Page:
The longer trend for a stronger pound has been great news for holidaymakers this summer, but it has been tough on
Complaints about the effect of the strong pound have been rife in the recent reporting season, as countless firms have blamed sterling for disappointing half-year figures.
More worryingly still for investors, main market dividends paid during the second quarter of this year rose a pitiful 1.2 per cent, from
Looking across the stock market, it is easy to see why currency fluctuations have such an impact. Within the
When the pound is strong, this makes a big difference.
In Shell's case, for example, chief executive
Unless there is a marked change in sterling's fortunes, brokers anticipate a quarterly payout of little more than 28p this year against 28.7p in 2013, even though it has risen in dollar terms. The effect is particularly obvious for firms reporting in dollars, but global businesses which deliver their figures in sterling suffer too.
Analysts hope dividend payments will pick up by the end of the year. Forecasters at Capita suggest payouts for 2014 will rise 3.5 per cent on the year before to
That is better than the lacklustre 1.2 per cent for the second quarter, but is still well down on recent years. In 2012, dividend payments were 10 per cent up on the year before, as the
Even the junior AIM market is exposed to the vagaries of foreign exchange movements because it is so international.
Many of its companies are based abroad and more than 160 – about a fifth – report in dollars.
They do so because their business is largely conducted in the American currency, whether they are gold explorers, oil tiddlers or IT developers.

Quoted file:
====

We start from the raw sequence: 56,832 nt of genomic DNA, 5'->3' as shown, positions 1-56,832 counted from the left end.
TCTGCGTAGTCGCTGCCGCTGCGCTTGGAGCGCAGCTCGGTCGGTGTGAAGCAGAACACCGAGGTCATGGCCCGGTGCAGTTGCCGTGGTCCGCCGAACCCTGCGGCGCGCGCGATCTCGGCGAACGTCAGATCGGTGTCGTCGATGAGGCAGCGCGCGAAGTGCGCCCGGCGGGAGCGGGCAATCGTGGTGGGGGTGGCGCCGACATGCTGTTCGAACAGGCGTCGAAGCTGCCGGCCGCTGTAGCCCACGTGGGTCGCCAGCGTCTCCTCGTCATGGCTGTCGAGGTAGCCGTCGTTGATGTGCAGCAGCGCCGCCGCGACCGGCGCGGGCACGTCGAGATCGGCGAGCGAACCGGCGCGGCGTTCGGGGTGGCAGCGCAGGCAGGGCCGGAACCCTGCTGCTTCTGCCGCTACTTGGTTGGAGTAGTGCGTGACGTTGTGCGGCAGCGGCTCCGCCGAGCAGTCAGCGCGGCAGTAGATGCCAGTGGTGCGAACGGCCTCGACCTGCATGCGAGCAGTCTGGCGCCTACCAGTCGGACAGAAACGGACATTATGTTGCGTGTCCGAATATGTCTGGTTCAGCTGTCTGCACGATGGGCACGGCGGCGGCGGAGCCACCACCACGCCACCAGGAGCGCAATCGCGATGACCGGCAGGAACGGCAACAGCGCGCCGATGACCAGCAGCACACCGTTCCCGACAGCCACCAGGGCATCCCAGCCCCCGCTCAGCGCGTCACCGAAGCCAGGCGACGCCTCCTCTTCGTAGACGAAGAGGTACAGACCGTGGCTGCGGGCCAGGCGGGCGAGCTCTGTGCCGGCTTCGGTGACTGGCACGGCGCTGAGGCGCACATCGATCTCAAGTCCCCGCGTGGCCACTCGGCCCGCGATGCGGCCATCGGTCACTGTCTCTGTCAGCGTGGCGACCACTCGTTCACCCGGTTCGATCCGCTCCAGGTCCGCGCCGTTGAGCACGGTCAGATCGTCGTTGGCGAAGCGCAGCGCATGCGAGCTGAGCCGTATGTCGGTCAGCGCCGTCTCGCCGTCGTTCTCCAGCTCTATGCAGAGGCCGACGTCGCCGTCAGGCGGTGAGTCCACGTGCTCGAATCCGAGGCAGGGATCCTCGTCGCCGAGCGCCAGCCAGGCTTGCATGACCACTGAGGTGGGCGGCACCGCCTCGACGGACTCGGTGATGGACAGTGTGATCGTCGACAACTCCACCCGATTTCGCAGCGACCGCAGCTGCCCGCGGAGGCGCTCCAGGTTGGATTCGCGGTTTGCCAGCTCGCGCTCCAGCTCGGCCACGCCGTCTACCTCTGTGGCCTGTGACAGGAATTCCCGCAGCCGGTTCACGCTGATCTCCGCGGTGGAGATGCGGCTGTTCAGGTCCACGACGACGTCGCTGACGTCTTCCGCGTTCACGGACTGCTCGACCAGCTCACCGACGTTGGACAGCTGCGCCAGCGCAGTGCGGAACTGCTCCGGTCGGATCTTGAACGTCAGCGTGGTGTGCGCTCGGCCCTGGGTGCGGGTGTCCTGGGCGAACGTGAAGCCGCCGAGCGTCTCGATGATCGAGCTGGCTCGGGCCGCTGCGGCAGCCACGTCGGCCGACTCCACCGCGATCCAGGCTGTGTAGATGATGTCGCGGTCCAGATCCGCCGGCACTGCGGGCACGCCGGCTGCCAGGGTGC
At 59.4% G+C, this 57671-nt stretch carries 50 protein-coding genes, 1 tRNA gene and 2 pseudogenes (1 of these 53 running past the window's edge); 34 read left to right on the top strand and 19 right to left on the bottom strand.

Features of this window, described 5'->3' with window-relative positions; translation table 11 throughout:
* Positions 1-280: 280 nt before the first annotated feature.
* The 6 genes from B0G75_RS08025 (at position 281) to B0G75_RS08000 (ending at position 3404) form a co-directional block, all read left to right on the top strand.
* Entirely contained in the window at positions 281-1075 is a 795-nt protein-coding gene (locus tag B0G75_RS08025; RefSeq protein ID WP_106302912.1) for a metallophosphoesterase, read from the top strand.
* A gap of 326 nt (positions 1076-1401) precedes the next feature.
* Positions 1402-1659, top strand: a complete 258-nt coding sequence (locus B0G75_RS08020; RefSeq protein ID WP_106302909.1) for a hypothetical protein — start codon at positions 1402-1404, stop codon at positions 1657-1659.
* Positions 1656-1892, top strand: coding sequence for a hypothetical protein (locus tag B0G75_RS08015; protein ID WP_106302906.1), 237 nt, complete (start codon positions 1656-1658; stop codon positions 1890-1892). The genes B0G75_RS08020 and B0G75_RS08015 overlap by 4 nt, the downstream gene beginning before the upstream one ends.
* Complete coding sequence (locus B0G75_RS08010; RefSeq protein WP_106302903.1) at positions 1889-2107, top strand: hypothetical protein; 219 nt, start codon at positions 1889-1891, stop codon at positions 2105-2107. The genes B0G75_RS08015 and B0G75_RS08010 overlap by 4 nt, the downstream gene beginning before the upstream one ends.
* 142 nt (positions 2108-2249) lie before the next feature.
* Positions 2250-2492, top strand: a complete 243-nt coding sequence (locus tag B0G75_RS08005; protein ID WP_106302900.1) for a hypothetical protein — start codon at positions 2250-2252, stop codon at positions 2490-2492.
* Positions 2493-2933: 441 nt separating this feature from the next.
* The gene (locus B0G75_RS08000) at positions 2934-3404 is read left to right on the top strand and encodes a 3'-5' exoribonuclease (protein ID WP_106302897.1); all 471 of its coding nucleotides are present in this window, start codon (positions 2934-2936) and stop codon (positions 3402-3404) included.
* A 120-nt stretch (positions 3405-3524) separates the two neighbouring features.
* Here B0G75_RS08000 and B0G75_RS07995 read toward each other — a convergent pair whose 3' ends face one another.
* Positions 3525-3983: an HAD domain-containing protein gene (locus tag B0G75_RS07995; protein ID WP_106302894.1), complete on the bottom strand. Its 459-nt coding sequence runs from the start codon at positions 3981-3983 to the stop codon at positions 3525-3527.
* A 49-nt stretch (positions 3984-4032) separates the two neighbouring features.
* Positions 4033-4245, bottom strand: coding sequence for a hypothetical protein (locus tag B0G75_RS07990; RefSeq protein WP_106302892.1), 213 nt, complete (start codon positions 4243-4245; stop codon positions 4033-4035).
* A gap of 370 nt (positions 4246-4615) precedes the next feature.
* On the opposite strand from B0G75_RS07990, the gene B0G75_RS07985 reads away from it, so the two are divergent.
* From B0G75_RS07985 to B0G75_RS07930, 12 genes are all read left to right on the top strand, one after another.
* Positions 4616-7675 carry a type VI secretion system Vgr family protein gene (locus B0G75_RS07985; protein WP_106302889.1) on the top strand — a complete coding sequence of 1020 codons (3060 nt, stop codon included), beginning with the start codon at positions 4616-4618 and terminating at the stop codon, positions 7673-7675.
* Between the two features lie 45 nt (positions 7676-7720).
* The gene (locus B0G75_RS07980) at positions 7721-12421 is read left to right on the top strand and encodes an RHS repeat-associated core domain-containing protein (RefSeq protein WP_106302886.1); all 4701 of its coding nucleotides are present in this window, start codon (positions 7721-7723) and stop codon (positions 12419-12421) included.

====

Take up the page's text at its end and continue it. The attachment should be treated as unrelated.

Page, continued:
If revenue and cost are in the same currency, the effect is negligible. Challenges arise if sales are in one currency and costs in another, which is why so many companies have been moaning about sterling lately.
Their complaints have hit share prices. The AIM index has fallen 15 per cent in the past six months and sterling's strength played its part. On the dividend front the effect is more subdued as only 194 firms on the index – fewer than a quarter – pay a dividend.
Some, such as
Investors frustrated by the lack of growth should bear in mind that currencies rarely stand still. The pound may be the Popeye of the foreign exchange market now, but next year the dollar may be in the ascendant.
Firms rarely attribute earnings growth to rates working in their favour, but when the greenback rises many
And for investors who really want to reduce currency fluctuations, the
The more recent weakness of the pound may continue and provide some relief for investors whose portfolio is exposed to foreign currencies. But investors should be wary of focusing too much attention on currency risk.
Fundamental growth prospects, management determination and drive and the way a firm conducts its business are still more important considerations.
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